4. "The U.S. government has gone to court to protect the right of women and girls to wear the hijab, and to punish those who would deny it. I reject the view of some in the West that a woman who chooses to cover her hair is somehow less equal, but I do believe that a woman who is denied an education is denied equality."Probably the worst passage of all. By highlighting the most superficial aspect of women's rights is the Muslim world, Obama dramatically underplayed the oppression women face. It's not people in the West who believe women who cover their hair are less equal, it's countries in the Middle East that dictate that all women are less equal. From the Left, Peter Daou, who grew up in west Beirut, rails against the weakness of Obama's stance on human rights: "With women being stoned, raped, abused, battered, mutilated, and slaughtered on a daily basis across the globe, violence that is so often perpetrated in the name of religion, the most our president can speak about is protecting their right to wear the hijab?" From the Right, Stephen Hayes, points out: "In Saudi Arabia, women cannot drive. In Iran, they're stoned on suspicion of adultery. In Pakistan, politicians publicly defend 'honor killings' of young girls who have the audacity to choose their own husbands."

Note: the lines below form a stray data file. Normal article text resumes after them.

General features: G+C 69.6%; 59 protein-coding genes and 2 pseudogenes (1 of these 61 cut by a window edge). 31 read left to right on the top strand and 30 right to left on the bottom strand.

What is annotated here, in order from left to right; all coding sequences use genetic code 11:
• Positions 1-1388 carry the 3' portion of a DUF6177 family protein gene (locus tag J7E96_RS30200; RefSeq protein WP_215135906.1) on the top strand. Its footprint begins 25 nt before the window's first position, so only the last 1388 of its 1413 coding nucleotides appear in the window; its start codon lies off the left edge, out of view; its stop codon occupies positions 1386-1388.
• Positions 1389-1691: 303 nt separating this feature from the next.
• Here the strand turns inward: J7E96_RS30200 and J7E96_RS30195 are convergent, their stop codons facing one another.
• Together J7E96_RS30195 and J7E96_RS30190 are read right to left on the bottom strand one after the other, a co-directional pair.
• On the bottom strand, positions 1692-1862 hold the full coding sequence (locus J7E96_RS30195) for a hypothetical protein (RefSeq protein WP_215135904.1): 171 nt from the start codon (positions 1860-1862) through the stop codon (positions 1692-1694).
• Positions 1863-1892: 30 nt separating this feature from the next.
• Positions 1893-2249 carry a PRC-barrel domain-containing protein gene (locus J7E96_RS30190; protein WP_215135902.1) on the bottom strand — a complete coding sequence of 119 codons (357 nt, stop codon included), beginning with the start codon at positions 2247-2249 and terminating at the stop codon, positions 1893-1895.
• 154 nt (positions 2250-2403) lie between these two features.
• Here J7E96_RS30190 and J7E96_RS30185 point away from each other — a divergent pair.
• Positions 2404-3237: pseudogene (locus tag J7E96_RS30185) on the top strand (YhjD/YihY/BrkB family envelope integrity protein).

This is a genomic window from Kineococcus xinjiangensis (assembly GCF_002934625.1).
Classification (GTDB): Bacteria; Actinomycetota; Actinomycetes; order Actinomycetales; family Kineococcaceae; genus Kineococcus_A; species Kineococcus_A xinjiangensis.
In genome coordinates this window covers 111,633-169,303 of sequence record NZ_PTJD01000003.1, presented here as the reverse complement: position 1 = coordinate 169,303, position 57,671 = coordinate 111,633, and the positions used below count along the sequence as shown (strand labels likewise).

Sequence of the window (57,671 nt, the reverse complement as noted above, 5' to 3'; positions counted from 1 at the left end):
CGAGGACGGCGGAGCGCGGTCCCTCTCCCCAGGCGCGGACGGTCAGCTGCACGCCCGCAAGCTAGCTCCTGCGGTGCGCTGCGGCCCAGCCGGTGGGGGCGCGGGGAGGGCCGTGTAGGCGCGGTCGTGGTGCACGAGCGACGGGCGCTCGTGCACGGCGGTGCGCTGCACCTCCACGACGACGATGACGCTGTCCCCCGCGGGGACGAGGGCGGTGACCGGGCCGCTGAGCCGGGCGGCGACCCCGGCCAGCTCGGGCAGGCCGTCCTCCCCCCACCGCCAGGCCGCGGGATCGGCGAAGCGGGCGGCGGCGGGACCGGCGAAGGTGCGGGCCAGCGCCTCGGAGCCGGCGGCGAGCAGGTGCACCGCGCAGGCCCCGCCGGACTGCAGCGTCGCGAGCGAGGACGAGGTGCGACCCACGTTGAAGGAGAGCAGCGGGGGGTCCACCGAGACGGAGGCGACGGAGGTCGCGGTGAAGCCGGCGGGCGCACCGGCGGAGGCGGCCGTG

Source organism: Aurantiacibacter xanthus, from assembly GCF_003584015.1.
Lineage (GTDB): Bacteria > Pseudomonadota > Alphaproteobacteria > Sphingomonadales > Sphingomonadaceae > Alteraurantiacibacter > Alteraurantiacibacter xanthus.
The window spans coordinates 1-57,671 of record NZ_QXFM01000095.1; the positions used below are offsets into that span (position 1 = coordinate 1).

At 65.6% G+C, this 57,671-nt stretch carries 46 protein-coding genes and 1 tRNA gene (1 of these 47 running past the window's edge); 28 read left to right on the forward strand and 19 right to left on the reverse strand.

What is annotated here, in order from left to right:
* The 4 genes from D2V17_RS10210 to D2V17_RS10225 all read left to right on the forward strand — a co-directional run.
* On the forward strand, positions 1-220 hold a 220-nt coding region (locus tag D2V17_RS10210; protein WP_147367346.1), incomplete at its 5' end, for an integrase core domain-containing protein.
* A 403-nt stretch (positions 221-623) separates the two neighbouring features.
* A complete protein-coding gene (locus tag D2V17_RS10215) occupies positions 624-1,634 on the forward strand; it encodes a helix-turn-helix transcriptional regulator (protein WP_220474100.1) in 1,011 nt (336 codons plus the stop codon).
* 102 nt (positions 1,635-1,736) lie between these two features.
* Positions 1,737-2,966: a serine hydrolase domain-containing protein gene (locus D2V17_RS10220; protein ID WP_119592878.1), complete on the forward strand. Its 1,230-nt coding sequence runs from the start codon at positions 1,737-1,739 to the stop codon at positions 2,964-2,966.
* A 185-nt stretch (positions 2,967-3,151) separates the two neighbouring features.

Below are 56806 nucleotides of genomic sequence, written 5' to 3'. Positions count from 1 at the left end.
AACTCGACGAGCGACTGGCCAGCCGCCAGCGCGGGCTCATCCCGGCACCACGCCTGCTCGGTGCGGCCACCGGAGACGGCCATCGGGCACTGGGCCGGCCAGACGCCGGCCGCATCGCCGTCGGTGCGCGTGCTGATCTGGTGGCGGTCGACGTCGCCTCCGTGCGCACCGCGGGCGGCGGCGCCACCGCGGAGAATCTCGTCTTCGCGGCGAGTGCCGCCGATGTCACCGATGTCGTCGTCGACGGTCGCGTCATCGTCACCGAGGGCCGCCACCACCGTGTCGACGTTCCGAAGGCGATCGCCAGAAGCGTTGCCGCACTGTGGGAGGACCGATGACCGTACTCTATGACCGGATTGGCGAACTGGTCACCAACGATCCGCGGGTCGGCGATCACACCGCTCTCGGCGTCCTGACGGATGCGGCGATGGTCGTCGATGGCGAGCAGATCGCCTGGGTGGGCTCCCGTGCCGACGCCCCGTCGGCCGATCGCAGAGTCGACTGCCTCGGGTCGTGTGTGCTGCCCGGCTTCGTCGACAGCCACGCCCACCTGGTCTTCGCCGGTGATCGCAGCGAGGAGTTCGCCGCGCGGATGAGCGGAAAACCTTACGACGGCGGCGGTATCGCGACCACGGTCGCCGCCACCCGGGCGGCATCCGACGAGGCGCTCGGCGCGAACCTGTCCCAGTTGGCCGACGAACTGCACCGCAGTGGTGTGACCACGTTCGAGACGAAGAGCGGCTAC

5. "I am honoured to be in the timeless city of Cairo..." It's one thing to go to the heart of an autocracy in the Middle East and to deliver hard turths. It's quite another to describe President Hosni Mubarak of Egypt as a "force for stability" and then go to Cairo and soft pedal on human rights abuses there. Many Arabs battling for democracy and freedom in their own countries feel undermined by Obama's choice of venue. Spengler of Asia Times goes even further: "By addressing the 'Islamic world' from Cairo, Obama lends credibility to the Muslim Brotherhood, Hamas, and other advocates of political Islam who demand that Muslims be addressed globally and on religious terms."
6. "Unlike Afghanistan, Iraq was a war of choice that provoked strong differences in my country and around the world. Although I believe that the Iraqi people are ultimately better off without the tyranny of Saddam Hussein, I also believe that events in Iraq have reminded America of the need to use diplomacy and build international consensus to resolve our problems whenever possible." In its essence no neo-con from the Bush administration would disgree with this. But the "although" betrays that Obama is trying to have it both ways - he's glad that Saddam's gone but he's against the war that removed him. Yes, it was a choice. Sometimes hard choices have to be made. Yet Obama seems to think that he can just split the difference and please both sides.
7. "No single speech can eradicate years of mistrust, nor can I answer in the time that I have all the complex questions that brought us to this point." No single speech - but perhaps a series of speeches, Obama implied. He later said that "words alone cannot meet the needs of our people" but Obama's preference for words rather than actions is clear. For all its grand vision, this speech contained no concrete proposals.